Review Written by: Joe Earp
Directed by: Tom Tykwer
Written by: Tom Tykwer
Produced by: Stefan Arndt, Katja De Bock, Gebhard Henke and Maria Kopf
Starring: Franka Potente, Benno Furmann, Joachim Krol, Lars Rudolph, Melchior Beslon, Ludger Pistor
Buy it!, Buy it, rent it or skip it: Skip it
Tom Twyker has been called the most promising German filmmaker since Rainer Werner Fassbinder and it's not hard to see why. His three masterpieces Run Lola Run
, Winter Sleepers
are brimming with emotional energy and breathtakingly beautiful imagery. Twyker is one of those very special directors who can make a film look amazing while never forgetting about his characters or storylines.
It's such a shame then that The Princess and the Warrior
is quite so terrible. Starring Franka Potente (Twyker's girlfriend during production), The Princess and the Warrior
charts the eye-opening journey of Sissi, a young nurse working in a mental hospital. As the film begins she is trapped by her own bland way of life. She not only works in the hospital, she lives there too in a small cabin of her own on the grounds. Suddenly however, Sissi becomes involved in a terrible car accident where she is saved by a suicidal bank-robber who is haunted by his own personal demons.
If the story sounds like a melodrama, that's probably because it is. Although the heightened sense of emotion worked well in Run Lola Run
, here Twyker tries to overcomplicate his story in an attempt maybe to rebuke those critics who call his work style over substance. However, his hectic style doesn't work well enough for such a jumbled drama. Instead of centring on a single character, Twyker throws dozens into your face, literally assaulting you with backstory after backstory after backstory. Worst of all, Twyker pretends all of these characters are interconnected somehow, a la Magnolia
. Whereas P.T. Anderson's extraordinary film managed to bring all the central protagonists together in an emotionally draining finale, Twyker hurtles through the film at a breakneck speed, forgetting about characters almost instantly. For example, one of the films more interesting protagonists, a blind mental patient who adores Sissi, is forgotten halfway through the film. Not only that, he is also badly wounded in his final scene. And yet by the film's finale he has been almost completely forgotten, discarded in favour of a new, more 'interesting' character. This could be interpreted as a fault on Sissi's part: she is so caught up in the world of the suicidal bank robber (her lover) that she shuns the mental patients she once cared for so deeply. However even if it was Twyker's decision to make Sissi a very selfish character, it was definitely a bad one. What does having an egotistical central character actually do? In films like Hairspray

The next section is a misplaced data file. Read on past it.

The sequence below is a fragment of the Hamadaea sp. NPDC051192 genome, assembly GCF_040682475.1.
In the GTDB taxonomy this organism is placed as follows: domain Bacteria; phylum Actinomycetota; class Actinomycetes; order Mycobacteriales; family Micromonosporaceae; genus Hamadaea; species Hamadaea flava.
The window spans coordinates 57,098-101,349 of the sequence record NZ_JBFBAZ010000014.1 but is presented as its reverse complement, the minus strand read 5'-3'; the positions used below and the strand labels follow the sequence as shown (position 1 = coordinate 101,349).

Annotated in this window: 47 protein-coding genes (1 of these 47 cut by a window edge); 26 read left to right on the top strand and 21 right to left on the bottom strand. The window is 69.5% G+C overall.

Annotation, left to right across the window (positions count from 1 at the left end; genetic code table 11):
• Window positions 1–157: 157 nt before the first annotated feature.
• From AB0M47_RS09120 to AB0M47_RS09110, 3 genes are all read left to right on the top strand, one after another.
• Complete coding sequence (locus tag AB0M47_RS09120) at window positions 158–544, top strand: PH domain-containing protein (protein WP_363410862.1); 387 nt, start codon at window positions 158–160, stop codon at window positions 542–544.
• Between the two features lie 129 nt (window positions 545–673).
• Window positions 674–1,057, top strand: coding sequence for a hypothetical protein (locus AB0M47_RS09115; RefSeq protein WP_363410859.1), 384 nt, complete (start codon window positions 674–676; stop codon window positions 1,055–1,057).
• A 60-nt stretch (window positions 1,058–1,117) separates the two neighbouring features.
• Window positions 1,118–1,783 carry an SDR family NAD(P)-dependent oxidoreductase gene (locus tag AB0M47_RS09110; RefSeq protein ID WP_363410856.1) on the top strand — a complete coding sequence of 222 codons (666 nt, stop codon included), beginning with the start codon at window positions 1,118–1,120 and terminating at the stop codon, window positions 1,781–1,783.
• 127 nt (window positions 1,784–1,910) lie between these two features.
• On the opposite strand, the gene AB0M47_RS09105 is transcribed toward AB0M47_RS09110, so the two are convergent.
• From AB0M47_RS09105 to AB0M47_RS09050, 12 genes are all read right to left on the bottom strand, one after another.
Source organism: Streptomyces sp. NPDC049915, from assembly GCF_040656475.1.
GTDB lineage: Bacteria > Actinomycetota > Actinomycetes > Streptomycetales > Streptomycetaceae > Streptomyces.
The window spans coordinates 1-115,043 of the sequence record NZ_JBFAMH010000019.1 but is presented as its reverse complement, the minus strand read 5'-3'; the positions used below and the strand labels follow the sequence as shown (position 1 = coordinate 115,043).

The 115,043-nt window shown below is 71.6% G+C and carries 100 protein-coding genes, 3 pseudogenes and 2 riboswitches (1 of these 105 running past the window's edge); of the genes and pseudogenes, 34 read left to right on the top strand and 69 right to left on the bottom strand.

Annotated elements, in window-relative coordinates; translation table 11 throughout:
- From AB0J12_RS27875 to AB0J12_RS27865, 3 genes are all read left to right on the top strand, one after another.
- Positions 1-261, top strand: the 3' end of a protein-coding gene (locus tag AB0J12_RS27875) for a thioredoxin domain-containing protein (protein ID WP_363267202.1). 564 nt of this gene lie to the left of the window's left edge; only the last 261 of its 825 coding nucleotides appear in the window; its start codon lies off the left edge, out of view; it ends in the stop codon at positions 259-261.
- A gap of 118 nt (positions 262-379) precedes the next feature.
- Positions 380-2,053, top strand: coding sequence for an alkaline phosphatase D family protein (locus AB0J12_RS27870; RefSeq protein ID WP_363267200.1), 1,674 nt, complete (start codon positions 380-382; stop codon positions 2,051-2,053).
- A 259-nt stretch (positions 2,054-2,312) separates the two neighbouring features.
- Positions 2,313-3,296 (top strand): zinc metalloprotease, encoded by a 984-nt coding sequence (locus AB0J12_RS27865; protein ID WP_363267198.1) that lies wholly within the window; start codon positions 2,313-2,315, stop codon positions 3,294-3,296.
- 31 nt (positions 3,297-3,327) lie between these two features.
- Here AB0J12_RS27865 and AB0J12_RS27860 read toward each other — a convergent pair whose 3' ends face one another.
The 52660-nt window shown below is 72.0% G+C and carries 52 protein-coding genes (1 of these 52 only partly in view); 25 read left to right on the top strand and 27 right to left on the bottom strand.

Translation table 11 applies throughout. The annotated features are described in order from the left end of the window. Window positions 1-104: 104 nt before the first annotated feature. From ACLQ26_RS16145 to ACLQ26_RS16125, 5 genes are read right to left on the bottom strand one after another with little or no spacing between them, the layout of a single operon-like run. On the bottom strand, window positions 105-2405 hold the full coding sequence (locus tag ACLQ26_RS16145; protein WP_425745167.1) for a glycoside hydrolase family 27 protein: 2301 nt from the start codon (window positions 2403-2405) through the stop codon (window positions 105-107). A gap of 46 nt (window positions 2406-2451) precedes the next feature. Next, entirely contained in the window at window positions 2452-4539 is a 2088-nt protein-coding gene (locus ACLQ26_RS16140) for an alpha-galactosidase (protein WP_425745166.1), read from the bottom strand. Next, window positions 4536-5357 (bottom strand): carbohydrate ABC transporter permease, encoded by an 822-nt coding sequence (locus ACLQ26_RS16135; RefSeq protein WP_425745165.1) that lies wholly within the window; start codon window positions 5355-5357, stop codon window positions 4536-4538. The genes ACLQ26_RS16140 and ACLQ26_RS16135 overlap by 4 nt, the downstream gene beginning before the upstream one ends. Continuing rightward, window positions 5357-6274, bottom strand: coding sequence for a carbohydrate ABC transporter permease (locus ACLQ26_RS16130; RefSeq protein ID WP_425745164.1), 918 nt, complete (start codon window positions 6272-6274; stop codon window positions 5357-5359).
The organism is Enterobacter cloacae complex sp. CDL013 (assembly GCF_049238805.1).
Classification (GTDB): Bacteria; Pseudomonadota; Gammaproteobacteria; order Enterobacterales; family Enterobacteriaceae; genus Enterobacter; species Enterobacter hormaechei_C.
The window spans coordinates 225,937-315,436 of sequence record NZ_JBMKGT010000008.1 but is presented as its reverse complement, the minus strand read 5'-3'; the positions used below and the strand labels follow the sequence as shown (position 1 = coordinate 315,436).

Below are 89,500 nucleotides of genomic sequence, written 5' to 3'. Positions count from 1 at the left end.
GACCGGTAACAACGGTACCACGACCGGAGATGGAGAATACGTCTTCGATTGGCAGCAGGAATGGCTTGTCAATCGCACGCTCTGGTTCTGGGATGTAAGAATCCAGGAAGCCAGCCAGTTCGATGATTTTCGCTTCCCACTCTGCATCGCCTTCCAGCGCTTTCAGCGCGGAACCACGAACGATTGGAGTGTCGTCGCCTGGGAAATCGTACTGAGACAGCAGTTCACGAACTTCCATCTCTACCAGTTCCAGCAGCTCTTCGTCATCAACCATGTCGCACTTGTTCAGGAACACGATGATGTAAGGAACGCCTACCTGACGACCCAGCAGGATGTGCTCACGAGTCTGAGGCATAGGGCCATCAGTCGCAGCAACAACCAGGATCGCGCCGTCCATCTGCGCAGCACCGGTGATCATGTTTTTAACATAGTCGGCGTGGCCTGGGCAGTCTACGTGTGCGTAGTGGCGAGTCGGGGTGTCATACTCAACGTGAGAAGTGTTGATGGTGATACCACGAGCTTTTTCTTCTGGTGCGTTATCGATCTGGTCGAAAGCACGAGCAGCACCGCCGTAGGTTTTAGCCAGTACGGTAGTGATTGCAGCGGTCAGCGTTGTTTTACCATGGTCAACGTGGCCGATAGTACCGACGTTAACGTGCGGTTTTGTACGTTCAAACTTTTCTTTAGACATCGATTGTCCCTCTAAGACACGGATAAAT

or Raging Bull
the device of a selfish persona worked brilliantly. In both movies the characters really care about nothing but themselves and as a result all other characters are only fire for the flames of their ego. However again, Twyker doesn't really seem to know what he's doing. He simply jumps to the next scene, the next device, the next character without taking a breath.
On the plus side however, the images are often stunningly beautiful. One prolonged bank heist is almost mythological in the intensity of its shots. However, this really is one of those glossy, empty films that has nothing at all to say.
The special features on the disc I watched were quite satisfactory. The always intelligent Twyker provides a wonderful audio commentary, gleefully quoting from his favourite movie (Halloween
) as he tells long and involved stories about life behind the camera. There is also a 'making of', mainly comprised of interviews with Twyker in which he explains that most of his ideas come from dreams. This could be the key to Twyker's cinema and may possibly explain why The Princess and the Warrior
is so glossy and in sequential. Dreams are usually fuelled by images, not characters or storylines.
In conclusion, The Princess and the Warrior
is a film you can definitely skip. Instead, try to hunt down a copy of Twyker's more successful movies: art house classics like Heaven
or Winter Sleepers